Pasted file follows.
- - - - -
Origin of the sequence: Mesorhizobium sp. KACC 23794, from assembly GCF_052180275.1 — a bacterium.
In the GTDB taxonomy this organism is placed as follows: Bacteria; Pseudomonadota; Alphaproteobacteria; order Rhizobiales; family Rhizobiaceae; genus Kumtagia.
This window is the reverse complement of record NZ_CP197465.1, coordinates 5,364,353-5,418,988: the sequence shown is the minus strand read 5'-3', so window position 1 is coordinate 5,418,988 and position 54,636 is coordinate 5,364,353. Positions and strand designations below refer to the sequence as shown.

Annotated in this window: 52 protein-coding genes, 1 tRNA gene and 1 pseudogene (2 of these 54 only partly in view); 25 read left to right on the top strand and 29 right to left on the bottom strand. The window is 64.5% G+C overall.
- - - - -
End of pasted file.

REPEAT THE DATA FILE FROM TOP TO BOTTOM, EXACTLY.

Origin of the sequence: Mesorhizobium sp. KACC 23794, from assembly GCF_052180275.1 — a bacterium.
In the GTDB taxonomy this organism is placed as follows: Bacteria; Pseudomonadota; Alphaproteobacteria; order Rhizobiales; family Rhizobiaceae; genus Kumtagia.
This window is the reverse complement of record NZ_CP197465.1, coordinates 5,364,353-5,418,988: the sequence shown is the minus strand read 5'-3', so window position 1 is coordinate 5,418,988 and position 54,636 is coordinate 5,364,353. Positions and strand designations below refer to the sequence as shown.

Annotated in this window: 52 protein-coding genes, 1 tRNA gene and 1 pseudogene (2 of these 54 only partly in view); 25 read left to right on the top strand and 29 right to left on the bottom strand. The window is 64.5% G+C overall.